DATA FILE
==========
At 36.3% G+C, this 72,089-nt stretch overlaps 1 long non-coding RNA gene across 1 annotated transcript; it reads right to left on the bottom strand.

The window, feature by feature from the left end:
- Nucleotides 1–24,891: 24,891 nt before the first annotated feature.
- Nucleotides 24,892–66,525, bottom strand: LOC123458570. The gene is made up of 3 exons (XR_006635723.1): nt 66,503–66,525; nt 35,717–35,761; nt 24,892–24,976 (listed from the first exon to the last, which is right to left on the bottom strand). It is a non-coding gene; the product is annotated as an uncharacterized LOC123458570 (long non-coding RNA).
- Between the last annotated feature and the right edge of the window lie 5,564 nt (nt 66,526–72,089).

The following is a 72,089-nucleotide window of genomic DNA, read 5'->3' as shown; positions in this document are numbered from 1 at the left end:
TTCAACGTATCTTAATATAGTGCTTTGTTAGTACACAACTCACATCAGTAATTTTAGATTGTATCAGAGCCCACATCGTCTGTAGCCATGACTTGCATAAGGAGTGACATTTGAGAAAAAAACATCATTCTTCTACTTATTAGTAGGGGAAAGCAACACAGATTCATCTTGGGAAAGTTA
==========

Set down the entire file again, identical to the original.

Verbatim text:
At 36.3% G+C, this 72,089-nt stretch overlaps 1 long non-coding RNA gene across 1 annotated transcript; it reads right to left on the bottom strand.

The window, feature by feature from the left end:
- Nucleotides 1–24,891: 24,891 nt before the first annotated feature.
- Nucleotides 24,892–66,525, bottom strand: LOC123458570. The gene is made up of 3 exons (XR_006635723.1): nt 66,503–66,525; nt 35,717–35,761; nt 24,892–24,976 (listed from the first exon to the last, which is right to left on the bottom strand). It is a non-coding gene; the product is annotated as an uncharacterized LOC123458570 (long non-coding RNA).
- Between the last annotated feature and the right edge of the window lie 5,564 nt (nt 66,526–72,089).

The following is a 72,089-nucleotide window of genomic DNA, read 5'->3' as shown; positions in this document are numbered from 1 at the left end:
TTCAACGTATCTTAATATAGTGCTTTGTTAGTACACAACTCACATCAGTAATTTTAGATTGTATCAGAGCCCACATCGTCTGTAGCCATGACTTGCATAAGGAGTGACATTTGAGAAAAAAACATCATTCTTCTACTTATTAGTAGGGGAAAGCAACACAGATTCATCTTGGGAAAGTTA